BIO: Jacob is an experimental physicist and founded the ScienceAtHome project to get better performance out of his quantum computer experiment in the basements of Aarhus University. He quickly developed a passion to help allow researchers in all other fields to reap the benefits of the citizen science revolution. ScienceAtHome is a diverse team of scientists, game developers, designers and visual artists based at Aarhus University, Denmark. They create fun scientific games that produce real research results through play. Jacobs efforts have recently been published in Nature, and you can read more about this game-changing work here: 



Using Photos as Data

Many people think of the world as being divided in two groups. It is not. Media shows people in other countries as being strange and hard to understand. They are not. All people are fully occupied trying to meet the universal human needs we all know personally. Dollar Street is the tool Anna Rosling Rönnlund will present that makes this obvious. It’s the biggest systematic image bank with representative home documentations based on data. At the moment we have almost 30 000 photos and 10 000 video clips. All material is free under Creative Common license.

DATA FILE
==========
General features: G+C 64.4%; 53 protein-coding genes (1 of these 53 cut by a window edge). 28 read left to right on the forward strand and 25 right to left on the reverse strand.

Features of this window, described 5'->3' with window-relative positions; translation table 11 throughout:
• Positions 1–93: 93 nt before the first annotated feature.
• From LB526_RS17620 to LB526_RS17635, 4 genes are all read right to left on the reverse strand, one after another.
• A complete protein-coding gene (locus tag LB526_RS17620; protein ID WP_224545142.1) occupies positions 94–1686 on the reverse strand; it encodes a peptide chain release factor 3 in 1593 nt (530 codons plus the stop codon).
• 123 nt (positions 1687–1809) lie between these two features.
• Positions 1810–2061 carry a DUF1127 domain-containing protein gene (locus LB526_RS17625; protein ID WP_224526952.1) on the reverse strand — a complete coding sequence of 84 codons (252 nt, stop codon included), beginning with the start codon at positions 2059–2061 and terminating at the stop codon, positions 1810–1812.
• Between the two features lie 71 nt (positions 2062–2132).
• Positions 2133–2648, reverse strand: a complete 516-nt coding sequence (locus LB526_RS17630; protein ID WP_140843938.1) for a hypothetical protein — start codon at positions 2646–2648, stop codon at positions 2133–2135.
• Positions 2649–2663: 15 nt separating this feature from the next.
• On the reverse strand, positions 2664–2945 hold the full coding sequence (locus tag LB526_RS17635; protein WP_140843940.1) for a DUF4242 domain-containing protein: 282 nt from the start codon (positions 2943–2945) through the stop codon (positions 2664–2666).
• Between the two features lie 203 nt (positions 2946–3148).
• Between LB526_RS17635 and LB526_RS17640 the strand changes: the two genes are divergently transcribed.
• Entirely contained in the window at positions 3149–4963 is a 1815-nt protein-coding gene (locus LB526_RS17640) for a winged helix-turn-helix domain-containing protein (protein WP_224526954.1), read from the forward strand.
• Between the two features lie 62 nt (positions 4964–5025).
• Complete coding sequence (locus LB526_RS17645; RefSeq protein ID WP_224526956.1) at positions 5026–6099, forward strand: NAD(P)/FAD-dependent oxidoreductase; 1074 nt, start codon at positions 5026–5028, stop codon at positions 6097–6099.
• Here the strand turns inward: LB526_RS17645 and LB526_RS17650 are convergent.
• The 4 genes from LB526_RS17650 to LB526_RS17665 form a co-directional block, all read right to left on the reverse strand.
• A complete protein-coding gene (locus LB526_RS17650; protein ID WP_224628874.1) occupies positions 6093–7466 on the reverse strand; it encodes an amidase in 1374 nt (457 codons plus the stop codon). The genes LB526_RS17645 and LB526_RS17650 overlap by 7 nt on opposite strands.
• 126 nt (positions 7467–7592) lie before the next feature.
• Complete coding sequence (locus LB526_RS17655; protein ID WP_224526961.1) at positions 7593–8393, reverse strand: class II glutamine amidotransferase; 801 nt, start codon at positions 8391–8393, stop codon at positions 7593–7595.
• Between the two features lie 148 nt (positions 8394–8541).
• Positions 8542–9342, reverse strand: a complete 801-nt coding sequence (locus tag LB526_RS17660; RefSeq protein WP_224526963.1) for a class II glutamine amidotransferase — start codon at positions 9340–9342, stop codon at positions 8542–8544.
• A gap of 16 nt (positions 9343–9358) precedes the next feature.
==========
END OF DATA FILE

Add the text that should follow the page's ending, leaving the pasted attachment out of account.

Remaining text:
BIO: Gapminder Foundation ( was founded in Stockholm by Ola Rosling, Anna Rosling Rönnlund and Hans Rosling in 2005. The initial activity was to pursue the development of the Trendalyzer software. This software unveils the beauty of statistical time series by converting boring numbers into enjoyable, animated and interactive graphics. The current version of Trendalyzer is available since March 2006 as Gapminder World, a web-service displaying time series of development statistics for all countries. In March 2007 Google acquired Trendalyzer from the Gapminder Foundation and the Gapminder team of developers joined Google in California. Gapminder Foundation maintains its aim and continues to show major global development trends with animated statistics.



palle dahlstedt

Composer, Improviser, Professor in Applied IT/Computer-Aided Creativity at Chalmers University of Technology, and Obel Professor of Art and Technology at Aalborg University. His research has since 1999 been focused on creative applications of evolutionary computation to composition, improvisation and sound design, later zooming out to study aesthetic implications of such generative algorithms, and computational models of artistic creative process. In 2012, Dahlstedt was elected member of the Young Academy of Sweden. Examples of Palles music performances can be seen here